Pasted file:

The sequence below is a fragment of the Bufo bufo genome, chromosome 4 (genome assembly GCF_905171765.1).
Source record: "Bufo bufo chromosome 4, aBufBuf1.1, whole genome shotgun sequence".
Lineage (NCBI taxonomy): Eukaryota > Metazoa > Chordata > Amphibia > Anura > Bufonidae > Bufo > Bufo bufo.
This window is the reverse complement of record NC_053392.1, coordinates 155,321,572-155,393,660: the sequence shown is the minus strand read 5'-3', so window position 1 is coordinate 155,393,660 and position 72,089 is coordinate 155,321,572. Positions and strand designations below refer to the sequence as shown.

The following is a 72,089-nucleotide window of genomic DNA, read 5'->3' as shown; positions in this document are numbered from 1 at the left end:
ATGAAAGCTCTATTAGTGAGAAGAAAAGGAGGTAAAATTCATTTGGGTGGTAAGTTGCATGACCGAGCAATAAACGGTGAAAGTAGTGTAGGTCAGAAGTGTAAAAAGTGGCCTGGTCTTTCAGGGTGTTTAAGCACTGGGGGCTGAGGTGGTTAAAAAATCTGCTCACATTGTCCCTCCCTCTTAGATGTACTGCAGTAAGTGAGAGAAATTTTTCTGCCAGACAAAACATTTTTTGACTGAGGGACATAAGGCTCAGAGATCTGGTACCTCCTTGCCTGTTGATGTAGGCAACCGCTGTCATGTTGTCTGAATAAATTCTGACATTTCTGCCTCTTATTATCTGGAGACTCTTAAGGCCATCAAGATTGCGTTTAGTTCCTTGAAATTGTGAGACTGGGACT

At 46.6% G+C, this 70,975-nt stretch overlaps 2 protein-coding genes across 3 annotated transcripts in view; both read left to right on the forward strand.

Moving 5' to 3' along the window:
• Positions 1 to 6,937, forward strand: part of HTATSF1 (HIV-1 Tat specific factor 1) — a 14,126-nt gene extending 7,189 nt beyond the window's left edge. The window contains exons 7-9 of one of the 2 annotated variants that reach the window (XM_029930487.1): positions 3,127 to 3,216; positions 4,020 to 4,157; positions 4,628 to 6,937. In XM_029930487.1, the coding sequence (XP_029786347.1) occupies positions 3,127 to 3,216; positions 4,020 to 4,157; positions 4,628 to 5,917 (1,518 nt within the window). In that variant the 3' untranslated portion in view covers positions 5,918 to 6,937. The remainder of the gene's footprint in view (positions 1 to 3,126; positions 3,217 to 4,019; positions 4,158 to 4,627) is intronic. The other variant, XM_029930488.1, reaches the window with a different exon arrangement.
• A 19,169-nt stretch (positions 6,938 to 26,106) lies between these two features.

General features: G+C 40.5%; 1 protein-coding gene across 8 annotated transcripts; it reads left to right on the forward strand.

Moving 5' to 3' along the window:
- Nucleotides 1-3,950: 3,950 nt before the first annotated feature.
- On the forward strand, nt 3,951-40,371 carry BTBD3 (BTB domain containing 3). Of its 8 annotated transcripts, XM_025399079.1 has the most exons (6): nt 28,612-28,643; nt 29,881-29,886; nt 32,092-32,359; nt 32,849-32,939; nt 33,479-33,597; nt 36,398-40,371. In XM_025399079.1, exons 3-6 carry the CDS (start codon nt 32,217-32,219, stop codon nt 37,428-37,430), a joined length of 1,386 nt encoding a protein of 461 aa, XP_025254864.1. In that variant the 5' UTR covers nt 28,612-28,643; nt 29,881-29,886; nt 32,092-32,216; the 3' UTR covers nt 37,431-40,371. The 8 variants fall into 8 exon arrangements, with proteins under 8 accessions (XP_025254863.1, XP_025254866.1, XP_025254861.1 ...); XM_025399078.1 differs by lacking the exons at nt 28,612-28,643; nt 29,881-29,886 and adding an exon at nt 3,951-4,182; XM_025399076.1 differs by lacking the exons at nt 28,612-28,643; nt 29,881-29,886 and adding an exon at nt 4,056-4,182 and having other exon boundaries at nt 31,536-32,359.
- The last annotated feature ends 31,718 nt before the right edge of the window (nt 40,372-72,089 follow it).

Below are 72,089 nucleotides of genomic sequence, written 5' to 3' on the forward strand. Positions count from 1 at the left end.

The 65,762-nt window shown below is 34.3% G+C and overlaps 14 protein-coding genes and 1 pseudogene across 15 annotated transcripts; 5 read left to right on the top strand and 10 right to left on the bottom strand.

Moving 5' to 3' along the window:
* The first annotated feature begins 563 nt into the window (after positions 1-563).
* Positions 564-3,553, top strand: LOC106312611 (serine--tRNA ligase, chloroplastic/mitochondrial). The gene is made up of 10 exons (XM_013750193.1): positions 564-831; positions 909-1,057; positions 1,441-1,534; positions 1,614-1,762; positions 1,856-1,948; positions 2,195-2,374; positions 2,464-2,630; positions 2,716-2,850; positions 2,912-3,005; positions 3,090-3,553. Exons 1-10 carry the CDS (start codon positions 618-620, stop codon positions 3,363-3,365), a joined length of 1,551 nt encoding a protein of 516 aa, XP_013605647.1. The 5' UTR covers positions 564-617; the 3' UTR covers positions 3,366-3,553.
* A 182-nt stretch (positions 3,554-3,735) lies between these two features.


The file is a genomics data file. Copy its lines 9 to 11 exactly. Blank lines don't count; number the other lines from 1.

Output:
• Positions 1 to 6,937, forward strand: part of HTATSF1 (HIV-1 Tat specific factor 1) — a 14,126-nt gene extending 7,189 nt beyond the window's left edge. The window contains exons 7-9 of one of the 2 annotated variants that reach the window (XM_029930487.1): positions 3,127 to 3,216; positions 4,020 to 4,157; positions 4,628 to 6,937. In XM_029930487.1, the coding sequence (XP_029786347.1) occupies positions 3,127 to 3,216; positions 4,020 to 4,157; positions 4,628 to 5,917 (1,518 nt within the window). In that variant the 3' untranslated portion in view covers positions 5,918 to 6,937. The remainder of the gene's footprint in view (positions 1 to 3,126; positions 3,217 to 4,019; positions 4,158 to 4,627) is intronic. The other variant, XM_029930488.1, reaches the window with a different exon arrangement.
• A 19,169-nt stretch (positions 6,938 to 26,106) lies between these two features.

General features: G+C 40.5%; 1 protein-coding gene across 8 annotated transcripts; it reads left to right on the forward strand.